Finally, Validation of Freelancer Hives’ Effectiveness After 20 Years

The February 3, 2014 Wall Street Journal article titled ‘Freelancers Find It Pays To Link Up’ brought long-awaited and much-needed validation to the business model that The Workman Company has been operating for the past 20 years.  The article describes the growing trend of independent marketing practitioners banding together with other solo operators who have complementary skills—and marketing themselves as a one-stop shop for clients in innovative arrangements known as ‘hives.’ Here is the link:

http://online.wsj.com/news/articles/SB10001424127887324136204578642353957488308?mod=wsj_share_email

Why might you ask that, after 20 years in business, that I feel the need for validation of my business model?  I will answer this, but first a little background.  The Workman Company started on ten days’ notice after Edelman Public Relations closed their St. Louis office and one of the national accounts that I managed followed me out on my own.  I promised a full service PR agency working out of my house, which led me to retain the services of other solo practitioners in graphic design, video production, photography and website development.  Within the first year I was operating what today is called a hive.

Fast forward twenty years and 40 clients later, and my hive is still pretty much intact, albeit some of the faces have changed.  I also provide PR services to several other hives, so today I operate under two names:  The Workman Company and Workman Communications Group, which is my hive.  What hasn’t changed is the maddening lack of acceptance of this hive concept in the corporate world and among the larger agencies I compete against.  I have been told countless times by prospective clients that they don’t like the hive concept.  Of course they say it in nice ways, such as:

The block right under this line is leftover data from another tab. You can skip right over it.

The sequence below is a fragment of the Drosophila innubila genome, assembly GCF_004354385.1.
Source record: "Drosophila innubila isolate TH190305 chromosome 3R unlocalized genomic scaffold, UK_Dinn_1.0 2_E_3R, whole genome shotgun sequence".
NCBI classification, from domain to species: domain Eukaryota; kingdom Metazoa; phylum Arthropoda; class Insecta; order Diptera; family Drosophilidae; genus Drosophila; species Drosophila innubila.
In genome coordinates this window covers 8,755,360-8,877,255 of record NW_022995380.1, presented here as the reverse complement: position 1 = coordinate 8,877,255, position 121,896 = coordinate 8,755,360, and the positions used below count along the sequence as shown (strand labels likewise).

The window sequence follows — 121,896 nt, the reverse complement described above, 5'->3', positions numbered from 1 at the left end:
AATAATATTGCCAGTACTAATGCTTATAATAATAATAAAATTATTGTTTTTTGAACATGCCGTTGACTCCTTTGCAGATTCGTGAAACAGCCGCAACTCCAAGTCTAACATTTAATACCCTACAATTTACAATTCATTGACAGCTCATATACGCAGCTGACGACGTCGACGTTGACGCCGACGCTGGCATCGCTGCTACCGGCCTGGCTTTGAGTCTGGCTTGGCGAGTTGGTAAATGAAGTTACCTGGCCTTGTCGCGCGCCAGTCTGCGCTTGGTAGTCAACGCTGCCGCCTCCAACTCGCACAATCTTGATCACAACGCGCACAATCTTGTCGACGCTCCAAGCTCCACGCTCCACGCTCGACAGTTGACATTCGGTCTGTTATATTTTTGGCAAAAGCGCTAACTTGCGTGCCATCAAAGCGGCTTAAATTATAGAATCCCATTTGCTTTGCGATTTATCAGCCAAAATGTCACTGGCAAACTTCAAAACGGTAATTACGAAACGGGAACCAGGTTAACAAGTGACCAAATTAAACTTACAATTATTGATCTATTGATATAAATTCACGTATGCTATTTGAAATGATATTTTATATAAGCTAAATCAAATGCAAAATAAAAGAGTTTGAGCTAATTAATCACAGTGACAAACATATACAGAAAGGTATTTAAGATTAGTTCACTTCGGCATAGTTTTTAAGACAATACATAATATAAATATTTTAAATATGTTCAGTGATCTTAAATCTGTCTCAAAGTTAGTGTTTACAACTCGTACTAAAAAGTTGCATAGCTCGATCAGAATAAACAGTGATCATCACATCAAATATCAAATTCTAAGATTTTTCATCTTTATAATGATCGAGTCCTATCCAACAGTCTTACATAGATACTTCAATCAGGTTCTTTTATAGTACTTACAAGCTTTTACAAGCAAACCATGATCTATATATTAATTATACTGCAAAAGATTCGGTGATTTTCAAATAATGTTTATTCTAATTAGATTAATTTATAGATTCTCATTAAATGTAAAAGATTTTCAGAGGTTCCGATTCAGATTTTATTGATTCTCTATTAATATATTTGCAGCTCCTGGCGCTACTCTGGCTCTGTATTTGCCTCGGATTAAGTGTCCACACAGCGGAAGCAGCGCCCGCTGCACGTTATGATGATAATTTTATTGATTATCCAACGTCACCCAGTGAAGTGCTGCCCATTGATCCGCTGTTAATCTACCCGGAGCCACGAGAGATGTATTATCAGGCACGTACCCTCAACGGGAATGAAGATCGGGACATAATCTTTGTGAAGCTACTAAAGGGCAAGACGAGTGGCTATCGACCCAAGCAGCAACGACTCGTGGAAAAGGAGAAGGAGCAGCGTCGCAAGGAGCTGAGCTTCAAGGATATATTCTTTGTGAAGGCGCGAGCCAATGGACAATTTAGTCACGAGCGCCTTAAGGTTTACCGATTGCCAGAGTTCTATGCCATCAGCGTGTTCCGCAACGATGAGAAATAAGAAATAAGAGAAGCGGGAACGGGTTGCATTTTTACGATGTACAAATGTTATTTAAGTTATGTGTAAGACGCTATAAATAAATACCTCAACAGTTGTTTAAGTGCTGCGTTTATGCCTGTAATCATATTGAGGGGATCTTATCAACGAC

–        “We want to see an office with people working together on our account.”

–        “We prefer a larger agency with more infrastructure.”

–        “Your bench is too short.”

Ironically, these are the very criticisms often leveled against larger agencies and their higher fees.  Virtual offices are in vogue, as are the technologies that keep us well connected.  Corporations know they can outsource marketing functions, which is why there are more solo practitioners today than ever before.  So why the continued resistance to hives?

Perhaps hives should just call themselves agencies without walls.  Because at the end of the day, what matters most are results, great client service and the lasting impression that agencies should not be measured by the size of their payroll.